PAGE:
CCC found 20.5 percent of all claims to be total losses last year, up from 19.2 percent in 2019 and way up from 15 percent in 2010. It’s been projected in part that pandemic restrictions reduced congestion, allowing Americans room to drive faster and crash harder last year.
“With drivers behind the wheel of bigger vehicles, driving at faster speeds, it should come as no surprise that accident severity and subsequently repair cost and total loss frequency were higher,” CCC wrote. “As we’ll discuss later, this combination of heavier vehicles and higher speeds was a key variable leading to increases in the average Delta-v of accidents during the pandemic.”
A trend toward more totals also already existed due to factors like Americans buying bigger vehicles and keeping older ones, higher repair costs and more severe weather, according to CCC.
How much higher could things go? “It’s very easy to see it reaching 25 percent,” Gotsch said of totals. She noted that “things have become so disposable.”
However, increasing penetration of tech like advanced driver assistance systems should reduce crash severity, Gotsch said.
One of the main factors spurring total losses is vehicle age, Gotsch said. 64.6 percent of all totals in 2020 were at least seven years old. “The depreciation cost becomes a major factor,” she said.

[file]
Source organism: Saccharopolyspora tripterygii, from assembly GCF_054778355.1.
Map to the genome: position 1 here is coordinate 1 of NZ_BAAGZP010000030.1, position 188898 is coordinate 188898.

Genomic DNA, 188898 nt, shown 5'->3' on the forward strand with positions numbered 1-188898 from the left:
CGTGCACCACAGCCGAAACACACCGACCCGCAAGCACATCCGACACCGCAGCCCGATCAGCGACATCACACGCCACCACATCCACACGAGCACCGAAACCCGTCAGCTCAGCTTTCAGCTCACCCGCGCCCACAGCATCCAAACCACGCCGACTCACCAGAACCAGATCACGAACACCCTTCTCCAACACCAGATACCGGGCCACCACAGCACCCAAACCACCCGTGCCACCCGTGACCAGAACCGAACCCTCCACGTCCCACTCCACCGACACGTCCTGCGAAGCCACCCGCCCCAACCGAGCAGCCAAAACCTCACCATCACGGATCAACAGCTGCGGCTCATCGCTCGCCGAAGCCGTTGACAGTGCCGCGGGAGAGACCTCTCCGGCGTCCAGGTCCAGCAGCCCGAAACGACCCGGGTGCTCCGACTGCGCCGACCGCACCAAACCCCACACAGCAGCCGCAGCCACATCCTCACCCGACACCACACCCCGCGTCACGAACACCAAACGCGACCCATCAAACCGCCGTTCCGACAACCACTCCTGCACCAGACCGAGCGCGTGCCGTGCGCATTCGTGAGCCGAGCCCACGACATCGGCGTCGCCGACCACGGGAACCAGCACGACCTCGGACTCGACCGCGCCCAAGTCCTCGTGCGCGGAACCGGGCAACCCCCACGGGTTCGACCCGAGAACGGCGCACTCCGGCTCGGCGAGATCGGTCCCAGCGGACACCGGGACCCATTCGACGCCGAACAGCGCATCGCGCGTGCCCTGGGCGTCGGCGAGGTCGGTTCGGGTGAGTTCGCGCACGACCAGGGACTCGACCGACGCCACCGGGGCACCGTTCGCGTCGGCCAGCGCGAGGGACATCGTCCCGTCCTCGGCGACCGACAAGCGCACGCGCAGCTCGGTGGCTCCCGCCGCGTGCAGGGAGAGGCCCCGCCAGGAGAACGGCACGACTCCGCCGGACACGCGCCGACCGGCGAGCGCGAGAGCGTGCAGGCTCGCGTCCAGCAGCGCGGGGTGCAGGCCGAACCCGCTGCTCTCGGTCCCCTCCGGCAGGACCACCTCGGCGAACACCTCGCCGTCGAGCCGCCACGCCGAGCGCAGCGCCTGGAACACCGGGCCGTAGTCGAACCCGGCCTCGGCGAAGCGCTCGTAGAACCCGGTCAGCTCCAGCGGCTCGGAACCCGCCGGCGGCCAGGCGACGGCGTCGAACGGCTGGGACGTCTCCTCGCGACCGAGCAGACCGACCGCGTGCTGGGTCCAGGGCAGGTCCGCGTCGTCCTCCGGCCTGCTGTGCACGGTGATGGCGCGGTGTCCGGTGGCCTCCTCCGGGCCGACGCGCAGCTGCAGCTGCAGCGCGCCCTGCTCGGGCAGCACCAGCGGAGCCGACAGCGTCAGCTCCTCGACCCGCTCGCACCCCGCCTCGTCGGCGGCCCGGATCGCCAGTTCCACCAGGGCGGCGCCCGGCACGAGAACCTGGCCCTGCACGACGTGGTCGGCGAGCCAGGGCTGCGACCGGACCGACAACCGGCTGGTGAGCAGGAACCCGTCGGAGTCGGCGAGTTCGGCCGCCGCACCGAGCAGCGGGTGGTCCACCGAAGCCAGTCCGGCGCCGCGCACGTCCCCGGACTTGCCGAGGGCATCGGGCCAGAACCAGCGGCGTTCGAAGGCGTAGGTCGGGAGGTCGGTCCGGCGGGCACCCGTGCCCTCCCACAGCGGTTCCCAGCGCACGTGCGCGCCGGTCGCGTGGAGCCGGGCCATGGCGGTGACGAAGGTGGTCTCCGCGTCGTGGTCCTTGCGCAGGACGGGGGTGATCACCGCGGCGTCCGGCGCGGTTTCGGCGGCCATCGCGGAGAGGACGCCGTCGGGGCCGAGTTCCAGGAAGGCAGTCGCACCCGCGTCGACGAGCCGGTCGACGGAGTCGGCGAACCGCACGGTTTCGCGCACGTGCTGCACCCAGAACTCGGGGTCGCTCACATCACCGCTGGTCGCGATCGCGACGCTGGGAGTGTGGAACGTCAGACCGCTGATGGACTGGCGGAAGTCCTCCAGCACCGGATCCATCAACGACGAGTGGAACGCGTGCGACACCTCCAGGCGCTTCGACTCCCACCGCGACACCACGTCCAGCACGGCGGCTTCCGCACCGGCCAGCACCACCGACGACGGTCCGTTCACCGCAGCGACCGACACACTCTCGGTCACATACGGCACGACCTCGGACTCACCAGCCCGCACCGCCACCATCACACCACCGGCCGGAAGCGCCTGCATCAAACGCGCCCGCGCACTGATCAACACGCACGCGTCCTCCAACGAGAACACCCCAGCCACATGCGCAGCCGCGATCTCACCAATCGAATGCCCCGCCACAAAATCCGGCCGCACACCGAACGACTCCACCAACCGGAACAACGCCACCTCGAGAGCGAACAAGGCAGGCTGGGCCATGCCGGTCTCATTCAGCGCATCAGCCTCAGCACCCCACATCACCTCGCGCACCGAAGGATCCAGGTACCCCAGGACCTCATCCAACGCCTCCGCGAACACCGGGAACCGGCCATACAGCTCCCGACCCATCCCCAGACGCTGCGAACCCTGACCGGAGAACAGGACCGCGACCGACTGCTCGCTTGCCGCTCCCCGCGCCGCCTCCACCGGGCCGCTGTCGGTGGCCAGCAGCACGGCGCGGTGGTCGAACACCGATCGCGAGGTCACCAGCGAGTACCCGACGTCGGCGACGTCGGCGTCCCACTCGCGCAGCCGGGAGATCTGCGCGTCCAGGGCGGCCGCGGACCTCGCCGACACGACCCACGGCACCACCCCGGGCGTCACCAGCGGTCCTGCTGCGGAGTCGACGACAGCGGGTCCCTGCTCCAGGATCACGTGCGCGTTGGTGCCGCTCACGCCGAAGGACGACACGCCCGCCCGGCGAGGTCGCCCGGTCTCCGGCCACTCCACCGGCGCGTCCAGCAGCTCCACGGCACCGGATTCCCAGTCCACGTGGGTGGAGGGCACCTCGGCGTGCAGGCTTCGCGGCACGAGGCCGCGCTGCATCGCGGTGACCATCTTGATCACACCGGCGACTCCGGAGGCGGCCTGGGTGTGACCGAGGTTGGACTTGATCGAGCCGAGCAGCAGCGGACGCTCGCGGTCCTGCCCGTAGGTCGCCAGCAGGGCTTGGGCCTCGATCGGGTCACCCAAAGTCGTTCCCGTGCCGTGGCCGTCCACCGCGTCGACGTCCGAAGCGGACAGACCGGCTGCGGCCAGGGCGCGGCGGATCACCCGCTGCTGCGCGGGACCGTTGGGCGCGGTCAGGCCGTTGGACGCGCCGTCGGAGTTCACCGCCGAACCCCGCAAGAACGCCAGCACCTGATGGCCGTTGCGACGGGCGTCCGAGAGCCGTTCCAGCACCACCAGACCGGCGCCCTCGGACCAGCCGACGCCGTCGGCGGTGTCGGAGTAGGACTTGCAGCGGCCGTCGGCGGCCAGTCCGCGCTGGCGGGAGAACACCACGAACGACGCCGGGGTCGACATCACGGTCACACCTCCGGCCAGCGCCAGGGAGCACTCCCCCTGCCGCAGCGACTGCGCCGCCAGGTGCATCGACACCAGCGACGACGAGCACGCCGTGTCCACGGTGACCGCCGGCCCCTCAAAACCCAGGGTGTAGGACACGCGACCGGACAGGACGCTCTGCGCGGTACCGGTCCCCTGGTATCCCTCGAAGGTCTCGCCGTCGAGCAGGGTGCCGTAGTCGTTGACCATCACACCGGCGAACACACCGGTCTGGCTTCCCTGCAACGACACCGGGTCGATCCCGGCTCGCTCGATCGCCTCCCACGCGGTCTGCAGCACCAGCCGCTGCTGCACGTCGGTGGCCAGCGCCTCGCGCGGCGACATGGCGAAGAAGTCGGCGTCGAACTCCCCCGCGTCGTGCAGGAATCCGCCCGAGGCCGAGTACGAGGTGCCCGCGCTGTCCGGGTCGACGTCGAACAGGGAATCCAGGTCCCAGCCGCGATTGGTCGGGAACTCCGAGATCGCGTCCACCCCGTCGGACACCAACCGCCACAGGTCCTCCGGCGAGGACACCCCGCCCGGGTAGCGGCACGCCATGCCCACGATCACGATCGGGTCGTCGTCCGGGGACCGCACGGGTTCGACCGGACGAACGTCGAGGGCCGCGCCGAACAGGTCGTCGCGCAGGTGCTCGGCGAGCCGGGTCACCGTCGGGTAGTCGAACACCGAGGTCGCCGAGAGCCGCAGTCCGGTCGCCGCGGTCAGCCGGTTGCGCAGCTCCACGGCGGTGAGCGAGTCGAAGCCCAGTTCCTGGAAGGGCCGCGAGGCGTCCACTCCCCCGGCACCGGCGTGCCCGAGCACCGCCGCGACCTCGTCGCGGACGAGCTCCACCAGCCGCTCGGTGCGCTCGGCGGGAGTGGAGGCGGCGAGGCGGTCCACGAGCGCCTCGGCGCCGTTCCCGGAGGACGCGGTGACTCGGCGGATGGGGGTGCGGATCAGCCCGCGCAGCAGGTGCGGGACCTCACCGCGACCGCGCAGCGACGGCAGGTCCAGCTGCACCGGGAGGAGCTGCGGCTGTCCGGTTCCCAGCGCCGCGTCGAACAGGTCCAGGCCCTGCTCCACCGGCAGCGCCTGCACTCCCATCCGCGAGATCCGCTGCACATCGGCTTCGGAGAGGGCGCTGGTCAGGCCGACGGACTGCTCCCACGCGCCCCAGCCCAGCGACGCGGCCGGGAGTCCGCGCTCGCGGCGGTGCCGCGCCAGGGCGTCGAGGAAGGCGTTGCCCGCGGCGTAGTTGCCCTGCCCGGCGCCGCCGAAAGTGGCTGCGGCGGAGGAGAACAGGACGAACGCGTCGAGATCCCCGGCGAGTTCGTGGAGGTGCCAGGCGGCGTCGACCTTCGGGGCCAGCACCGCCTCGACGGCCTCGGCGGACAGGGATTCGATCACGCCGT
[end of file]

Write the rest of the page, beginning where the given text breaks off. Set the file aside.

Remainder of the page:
Get a $5,000 car into a minor crash, and “it becomes pretty easy to total those,” Gotsch said. But 35 years from now, older models would all have ADAS and be able to avoid the kind of minor crashes that yield purely economic total losses, Gotsch said.
Things could improve on the total front even sooner than that. Autobraking is supposed to come standard on everything in 2022, but Gotsch has said 74 percent of all light-duty vehicles built in the U.S. between Sept. 1, 2019, and Aug. 31, 2020, already had that technology installed anyway. So by 2027, three-fourths of all 7-year-old cars theoretically still have the tech to avoid one of the most common types of collision. By 2029, all 7-year-old cars will be able to brake themselves.
CCC, March 2021
Photos can help insurers immediately identify total losses through artificial intelligence, and they can also cut the cycle time of total loss claims, CCC has found. (PraewBlackWhile/iStock)
The old CCC Smart Total Loss software was already pretty good at figuring out totals based on information collected about the vehicle and damage, but the addition of AI photo estimating images takes it to a new level, according to 2020 data in the 2021 “Crash Course.” (Provided by CCC)
CCC has found that photo estimating in general led to far quicker cycle times in 2020 on vehicles ultimately found to be total losses. (Provided by CCC)
CCC found 20.5 percent of all claims to be total losses last year, up from 19.2 percent in 2019 and way up from 15 percent in 2010. It’s been projected in part that pandemic restrictions reduced congestion, allowing Americans room to drive faster and crash harder last year. (Provided by CCC)
CCC found 20.5 percent of all claims to be total losses last year, up from 19.2 percent in 2019 and way up from 15 percent in 2010. (Provided by CCC)